The game looks pretty basic, right? Well, yeah it is, but what makes it better (in my opinion) is the set of achievements! It has a basic progression, and then the cool part, the challenges! There are 5 challenges; some are easy and some are tricky, but nothing impossible. The one that makes me sweat bullets is Reliable Bandicoot, since your allies can appear out of nowhere when shooting a enemy. There are other pretty cool challenges as well, like the gem and accuracy challenges.
while this game is pretty short and doesn’t have that much to offer, the set compensates for this, making for a cool, quick, and fun (but not-so-easy!) set for this obscure game. Play it if you are fan of the Bandicoot!
Legend of Zelda, The: Phantom Hourglass (Nintendo DS)
|Legend of Zelda, The: Phantom Hourglass||Nintendo DS||Action-Adventure|
It’s been over a decade since I last played Phantom Hourglass. I recall loving it back then, and I’m glad to discover it’s still a ton of fun all these years later. The game has developed a reputation as one of the weaker Zelda games, however, so I would like to address its most common criticisms and explain why I believe it’s worth playing.
First off, the controls: in its original release, Phantom Hourglass was an entirely touch screen driven game. I never had any issues with this back in the day, but it’s worth noting that I was the kind of hardcore fanboy who believed Nintendo could do no wrong. Thankfully, you can now play the game with a patch that incorporates D-pad and button controls, and it works so much better than I expected. You still need to use the touch screen for various actions outside of your basic movement, combat, and interactions, but it was never an annoyance to me. It all feels rather natural, and I never felt at a disadvantage by using a controller and mouse as opposed to an actual touch screen. I can understand how unconventional controls can make it difficult for some people to enjoy some games (looking at you, Skyward Sword), but if this was your major sticking point with Phantom Hourglass, then I encourage you to try it with the patch.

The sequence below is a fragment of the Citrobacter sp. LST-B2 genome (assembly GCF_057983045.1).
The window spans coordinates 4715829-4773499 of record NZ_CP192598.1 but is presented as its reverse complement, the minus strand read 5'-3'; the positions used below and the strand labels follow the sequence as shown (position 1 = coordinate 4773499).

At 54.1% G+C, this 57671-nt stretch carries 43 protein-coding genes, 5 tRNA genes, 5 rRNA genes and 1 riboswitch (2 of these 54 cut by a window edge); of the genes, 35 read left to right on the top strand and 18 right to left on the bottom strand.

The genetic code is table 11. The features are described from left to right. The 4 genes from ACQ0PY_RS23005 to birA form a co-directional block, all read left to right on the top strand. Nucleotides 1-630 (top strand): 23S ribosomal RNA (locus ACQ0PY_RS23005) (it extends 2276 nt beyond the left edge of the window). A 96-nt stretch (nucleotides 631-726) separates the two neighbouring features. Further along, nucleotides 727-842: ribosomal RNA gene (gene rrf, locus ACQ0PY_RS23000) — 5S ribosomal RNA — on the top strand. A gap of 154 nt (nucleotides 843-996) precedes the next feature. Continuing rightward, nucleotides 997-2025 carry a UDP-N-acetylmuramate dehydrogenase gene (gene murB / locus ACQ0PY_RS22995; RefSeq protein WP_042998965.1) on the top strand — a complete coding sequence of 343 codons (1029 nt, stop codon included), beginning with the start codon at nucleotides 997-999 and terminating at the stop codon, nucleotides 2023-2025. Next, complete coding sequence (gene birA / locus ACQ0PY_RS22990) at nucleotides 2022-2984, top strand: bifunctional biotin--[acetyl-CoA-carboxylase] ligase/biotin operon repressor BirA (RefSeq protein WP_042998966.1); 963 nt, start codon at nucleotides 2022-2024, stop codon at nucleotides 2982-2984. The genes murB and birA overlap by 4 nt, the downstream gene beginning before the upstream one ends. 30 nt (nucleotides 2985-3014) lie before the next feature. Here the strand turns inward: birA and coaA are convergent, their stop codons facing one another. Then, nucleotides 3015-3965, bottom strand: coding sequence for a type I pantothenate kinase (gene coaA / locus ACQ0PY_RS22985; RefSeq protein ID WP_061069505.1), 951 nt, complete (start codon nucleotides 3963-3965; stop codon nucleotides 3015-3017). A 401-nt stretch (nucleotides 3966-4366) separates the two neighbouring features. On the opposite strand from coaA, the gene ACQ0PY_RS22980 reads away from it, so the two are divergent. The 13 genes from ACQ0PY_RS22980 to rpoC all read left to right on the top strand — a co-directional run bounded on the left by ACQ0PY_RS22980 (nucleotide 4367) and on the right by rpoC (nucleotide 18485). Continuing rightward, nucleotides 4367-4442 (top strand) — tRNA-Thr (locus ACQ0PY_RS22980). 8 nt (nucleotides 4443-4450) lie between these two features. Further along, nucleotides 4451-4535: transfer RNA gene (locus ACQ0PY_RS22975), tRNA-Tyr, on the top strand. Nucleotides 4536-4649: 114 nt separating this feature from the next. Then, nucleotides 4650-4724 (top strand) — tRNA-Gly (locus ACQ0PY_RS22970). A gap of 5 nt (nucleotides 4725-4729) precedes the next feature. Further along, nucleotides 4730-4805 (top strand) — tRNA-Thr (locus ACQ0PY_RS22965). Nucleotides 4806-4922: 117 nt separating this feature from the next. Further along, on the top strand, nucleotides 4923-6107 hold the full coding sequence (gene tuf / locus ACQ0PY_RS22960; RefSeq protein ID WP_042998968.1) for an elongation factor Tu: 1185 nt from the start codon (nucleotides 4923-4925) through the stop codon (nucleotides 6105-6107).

People also often bring up the Temple of the Ocean King when criticizing this game, and I really don’t understand this one at all. I’ve seen reviews describe the dungeon as tedious, saying that you need to keep visiting it and doing the same thing over and over throughout the course of the game, but this is such a misrepresentation of what the dungeon is all about. First of all, there are only a few mandatory visits, and there’s even one point where you can continue onward rather than taking two separate trips (which is required for an achievement). They even give you a warp point halfway through! Additionally, each time you visit the temple, you have new items which allow you to take all sorts of new shortcuts. If you pay attention to your surroundings, there ends up being very little repetition of content across your visits. It’s such an ambitious dungeon that’s unlike anything else in the series, and considering it’s one of the rare times I’ve actually enjoyed stealth mechanics, that’s worthy of high praise.
A major reason why I love this game so much is its sheer AMBITION, particularly for a handheld title. Nintendo had a design philosophy with its handheld games that they should be easy to pick and up play for short sessions, and Phantom Hourglass pulls off the seemingly impossible goal of simultaneously embodying that style while also providing a massive and varied world. It feels like a game for people with short attention spans, in which they constantly throw some new surprise at the player every few minutes. I love how each island you visit feels so unique and memorable, both in terms of aesthetics and gameplay, something even Wind Waker couldn’t pull off. I love how elaborate several of the sidequests and minigames are. I love that there’s so much to collect for completionists, including spirit gems, heart containers, treasure maps, sand for your hourglass, ship parts, and treasures. I love how cinematic and downright epic the game gets at times, particularly with the final boss. I also love the puzzles that take advantage of the DS hardware in ways you won’t see anywhere else.